“For God alone is the true and supreme Lord of the world. Everything, without exception, must be subject to Him, and must serve Him, so that whosoever holds the right to govern holds it from one sole and single source, namely, God, the sovereign Ruler of all. ‘There is no power but from God.’”
Through this transition from the “common good” standard to the “public order” standard, the Church effectively taught the world that the rights of Christ the King no longer mattered as much as they once did.
Unfortunately, whereas the Church’s previous discussions of the limitations on religious liberty related primarily to Catholic States and the toleration to be shown to non-Catholic religions, the Council considered limitations on religious liberty as applied to all States, including those that were not Christian. In Religious Liberty Questioned, Archbishop Lefebvre remarked on the problem created by trying to distinguish between the two criteria for limiting religious liberty in all States:
“Since neither of these criteria proved to be adequate, it was undeniable that articulating the limitations on religious liberty in a single formula, accepted by all the States, was impossible. To try it, as Vatican II did anyway, was the equivalent of trying to square the circle. It was like hoping to reconcile the exigencies of truth with the exigencies of error.”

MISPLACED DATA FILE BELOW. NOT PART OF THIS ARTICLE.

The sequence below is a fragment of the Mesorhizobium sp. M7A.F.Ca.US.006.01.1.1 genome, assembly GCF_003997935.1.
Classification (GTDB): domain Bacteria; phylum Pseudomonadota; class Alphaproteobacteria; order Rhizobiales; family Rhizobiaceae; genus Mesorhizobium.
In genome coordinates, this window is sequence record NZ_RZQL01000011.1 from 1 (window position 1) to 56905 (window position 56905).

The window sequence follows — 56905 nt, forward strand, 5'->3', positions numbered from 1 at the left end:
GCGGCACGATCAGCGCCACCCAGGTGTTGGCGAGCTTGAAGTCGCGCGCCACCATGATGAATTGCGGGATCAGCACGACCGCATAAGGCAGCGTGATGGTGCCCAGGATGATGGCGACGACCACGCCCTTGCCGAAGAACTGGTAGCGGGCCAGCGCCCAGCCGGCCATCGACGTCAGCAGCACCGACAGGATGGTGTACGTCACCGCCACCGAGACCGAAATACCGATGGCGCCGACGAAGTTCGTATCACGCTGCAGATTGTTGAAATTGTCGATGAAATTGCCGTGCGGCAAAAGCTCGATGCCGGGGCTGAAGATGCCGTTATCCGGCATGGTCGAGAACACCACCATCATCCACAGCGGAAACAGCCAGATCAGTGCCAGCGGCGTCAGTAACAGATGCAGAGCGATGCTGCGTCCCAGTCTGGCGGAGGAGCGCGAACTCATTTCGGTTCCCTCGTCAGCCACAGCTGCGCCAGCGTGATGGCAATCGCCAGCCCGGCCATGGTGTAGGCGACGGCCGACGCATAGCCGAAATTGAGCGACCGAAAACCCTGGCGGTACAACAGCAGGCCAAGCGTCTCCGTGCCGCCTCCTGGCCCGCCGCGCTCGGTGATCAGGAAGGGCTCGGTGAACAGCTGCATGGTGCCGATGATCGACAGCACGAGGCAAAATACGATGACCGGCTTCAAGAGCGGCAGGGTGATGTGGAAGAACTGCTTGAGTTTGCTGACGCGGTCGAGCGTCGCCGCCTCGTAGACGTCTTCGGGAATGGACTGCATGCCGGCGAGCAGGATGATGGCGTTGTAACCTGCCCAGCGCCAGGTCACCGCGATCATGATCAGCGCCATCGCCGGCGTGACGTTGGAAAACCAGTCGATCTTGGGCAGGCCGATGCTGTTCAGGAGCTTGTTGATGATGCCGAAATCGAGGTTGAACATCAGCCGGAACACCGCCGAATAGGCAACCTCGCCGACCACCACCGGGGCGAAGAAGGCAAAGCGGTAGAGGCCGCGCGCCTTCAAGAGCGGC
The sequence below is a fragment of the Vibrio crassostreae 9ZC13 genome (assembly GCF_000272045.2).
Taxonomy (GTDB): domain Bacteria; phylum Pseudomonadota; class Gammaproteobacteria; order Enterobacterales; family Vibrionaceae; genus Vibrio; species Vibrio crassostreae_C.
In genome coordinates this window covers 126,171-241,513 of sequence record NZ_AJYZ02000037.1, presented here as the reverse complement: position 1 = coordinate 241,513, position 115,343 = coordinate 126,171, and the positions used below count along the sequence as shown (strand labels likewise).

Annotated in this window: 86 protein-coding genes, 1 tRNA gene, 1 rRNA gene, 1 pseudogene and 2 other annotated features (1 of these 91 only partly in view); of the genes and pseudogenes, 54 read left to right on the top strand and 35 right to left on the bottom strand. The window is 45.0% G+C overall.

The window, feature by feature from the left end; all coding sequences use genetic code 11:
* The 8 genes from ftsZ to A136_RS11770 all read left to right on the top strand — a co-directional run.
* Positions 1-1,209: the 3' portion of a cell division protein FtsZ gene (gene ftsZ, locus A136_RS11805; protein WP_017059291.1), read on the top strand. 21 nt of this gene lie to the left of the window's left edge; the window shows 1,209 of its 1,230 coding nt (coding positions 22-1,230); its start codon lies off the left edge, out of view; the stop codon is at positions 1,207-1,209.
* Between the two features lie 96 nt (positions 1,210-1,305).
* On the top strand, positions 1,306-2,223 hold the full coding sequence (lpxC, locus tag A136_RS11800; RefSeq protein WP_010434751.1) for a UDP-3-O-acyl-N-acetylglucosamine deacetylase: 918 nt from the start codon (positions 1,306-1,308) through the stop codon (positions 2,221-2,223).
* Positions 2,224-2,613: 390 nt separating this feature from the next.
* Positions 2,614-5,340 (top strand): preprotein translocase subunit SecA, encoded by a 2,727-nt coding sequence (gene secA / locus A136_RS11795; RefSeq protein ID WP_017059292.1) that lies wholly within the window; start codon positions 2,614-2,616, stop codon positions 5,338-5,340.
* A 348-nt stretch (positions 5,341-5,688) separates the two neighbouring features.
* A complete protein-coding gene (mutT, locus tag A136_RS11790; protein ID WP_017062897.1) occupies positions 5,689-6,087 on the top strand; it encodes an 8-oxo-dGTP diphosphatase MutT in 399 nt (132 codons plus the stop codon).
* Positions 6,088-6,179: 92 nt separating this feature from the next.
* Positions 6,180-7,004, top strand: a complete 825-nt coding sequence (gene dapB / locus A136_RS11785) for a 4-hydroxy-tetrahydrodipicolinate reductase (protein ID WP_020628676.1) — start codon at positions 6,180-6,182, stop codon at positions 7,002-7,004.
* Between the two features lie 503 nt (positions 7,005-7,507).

This concept of “public order” resembles that found in the French Revolution’s anti-Catholic Declaration of the Rights of Man.
In hindsight, it is reasonable to suspect that the drafters of the Declaration on Religious Liberty created this impossible situation deliberately, realizing that the imperfect solution would ultimately undermine traditional Catholic teaching. The proponents of the “public order” standard suggested that this more permissive standard was necessary to protect Catholics living in non-Catholic States because the “common good” in such States would require suppression of the Catholic Faith. But this verbal sleight of hand assumes that non-Catholic States inclined to oppress Catholics would somehow feel bound to defer to the guidance of a Catholic Council. Moreover, because the previous discussions on this topic applied directly only to Catholic States, the change at Vatican II would naturally be viewed as relating specifically to Catholic States — and indeed, that is what Fr. Congar suggested when he admitted that Dignitatis Humanae said the opposite of the Syllabus.